In CheckMate 214, 47% of patients experienced a TRAE on ipilimumab and nivolumab therapy, with diarrhea (4%) and hepatitis (4%) being the most common.22 Twenty two percent of these patients discontinued therapy secondary to AE intolerability. While patients who experienced a severe irAE on protocol were not allowed to continue with nivolumab monotherapy, the NCCN guidelines suggest that patient can be restarted on PD-1 or PD-L1 monotherapy after symptoms secondary to combination therapy resolve.61 Currently, the Phase 3b/4 CheckMate 920 trial is looking to answer this question by evaluating the incidence of high grade irAEs with patients treated with both ipilimumab and nivolumab (NCT02982954).62 Additional data is needed to guide therapy resumption in patients who develop severe irAEs.

Treating Patients with Underlying Autoimmune Conditions

Patients with active autoimmune conditions have been excluded from the ipilimumab and nivolumab trials, given the theoretical exacerbation of their underlying disorder when the CTLA-4 and PD-1 receptors are blocked. In a retrospective study of PD-1 blockers (pembrolizumab or nivolumab) for advanced melanoma, 52 patients with underlying autoimmune conditions had 33% response rates and 38% had a flare of their pre-existing disease requiring immunosuppression.63 Of note, only 2 patients had to discontinue treatment due to their flare. However, 29% developed other iRAEs, with 8% of these patients discontinuing treatment. Similarly, in a retrospective study of 30 patients with advanced melanoma and a pre-existing autoimmune condition (43% of which were on immunosuppressive therapy) were treated with ipilimumab, there were 20% response rates with 27% exacerbation of their underlying condition requiring steroid management.64 There have been no large series published in renal cell carcinoma or with the combination of ipilimumab with nivolumab. However, the Society of Immunotherapy of Cancer consensus recommends that patients with aRCC can be considered for ipilimumab nivolumab combination therapy if they do not have a life threatening autoimmune condition or require immunosuppressive treatments.52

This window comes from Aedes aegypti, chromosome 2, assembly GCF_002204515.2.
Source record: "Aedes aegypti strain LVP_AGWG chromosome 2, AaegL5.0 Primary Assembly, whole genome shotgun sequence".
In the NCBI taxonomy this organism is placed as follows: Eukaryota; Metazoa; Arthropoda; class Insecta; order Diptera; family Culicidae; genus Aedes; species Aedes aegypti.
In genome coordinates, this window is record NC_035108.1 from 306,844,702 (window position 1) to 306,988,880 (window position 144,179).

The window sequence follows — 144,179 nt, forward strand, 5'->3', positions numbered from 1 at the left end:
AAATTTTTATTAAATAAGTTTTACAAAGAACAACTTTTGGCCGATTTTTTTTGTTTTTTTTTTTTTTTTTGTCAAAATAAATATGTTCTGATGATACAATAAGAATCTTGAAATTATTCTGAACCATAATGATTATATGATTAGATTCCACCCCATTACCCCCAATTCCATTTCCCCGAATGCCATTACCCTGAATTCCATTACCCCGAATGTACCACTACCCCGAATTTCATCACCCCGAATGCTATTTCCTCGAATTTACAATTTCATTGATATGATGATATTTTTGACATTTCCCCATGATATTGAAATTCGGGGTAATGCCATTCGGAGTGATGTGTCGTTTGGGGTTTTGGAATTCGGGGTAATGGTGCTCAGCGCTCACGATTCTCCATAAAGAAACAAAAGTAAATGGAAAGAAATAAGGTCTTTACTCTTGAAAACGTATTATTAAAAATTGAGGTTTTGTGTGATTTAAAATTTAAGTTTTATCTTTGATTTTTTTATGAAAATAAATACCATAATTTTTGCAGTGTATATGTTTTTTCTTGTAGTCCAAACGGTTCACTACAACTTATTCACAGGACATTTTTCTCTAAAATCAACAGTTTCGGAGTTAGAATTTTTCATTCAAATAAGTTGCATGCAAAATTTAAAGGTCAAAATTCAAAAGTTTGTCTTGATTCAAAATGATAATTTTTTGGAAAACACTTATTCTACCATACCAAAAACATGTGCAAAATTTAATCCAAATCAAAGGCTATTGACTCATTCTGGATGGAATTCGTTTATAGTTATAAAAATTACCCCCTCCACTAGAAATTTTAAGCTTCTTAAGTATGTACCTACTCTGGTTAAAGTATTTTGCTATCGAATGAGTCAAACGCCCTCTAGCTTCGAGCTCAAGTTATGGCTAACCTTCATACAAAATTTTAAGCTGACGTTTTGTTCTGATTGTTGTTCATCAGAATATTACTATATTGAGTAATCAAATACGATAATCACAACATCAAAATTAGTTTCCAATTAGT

Identifying Patients for Nivolumab Monotherapy in Treatment-Naïve mRCC

While the combination of ipilimumab and nivolumab has proven survival benefits, the tolerability of the regimen has been a concern in clinical practice. A metanalysis using the World Health Organization pharmacovigilance database showed that combination therapy (CTLA-4 plus anti PD-1 therapy) is associated with more iRAE compared to anti-PD-1 monotherapy (55–60% vs 10–20%) across multiple tumor types.65 Thus, investigations into nivolumab monotherapy upfront is warranted.

In the phase II TITAN-RCC trial, treatment-naïve (cohort 1) and VEGF-refractory (cohort 2) patients were induced with nivolumab 240 mg IV every 2 weeks for 4 doses, at which point they either received a N3I1 boost for early progression or continued on nivolumab 240 mg IV every 2 week maintenance. This reassessment was repeated again after the 8th dose. Specifically, in cohort 1, the ORR was worse in the nivolumab monotherapy arm compared to those who received an N3I1 boost (29% vs 37%). Of those who had a N3I1 boost, 29.8% of patients had improvement after the combination was given. Of those who responded with a PR (27%) or CR (2%) at 4 weeks, median PFS was not reached at analysis. OS data remains immature. This study highlights that there is a small subset of patients that may not need combination therapy upfront and can respond when ipilimumab is added later. There are currently multiple trials investigating this question (Table 2).51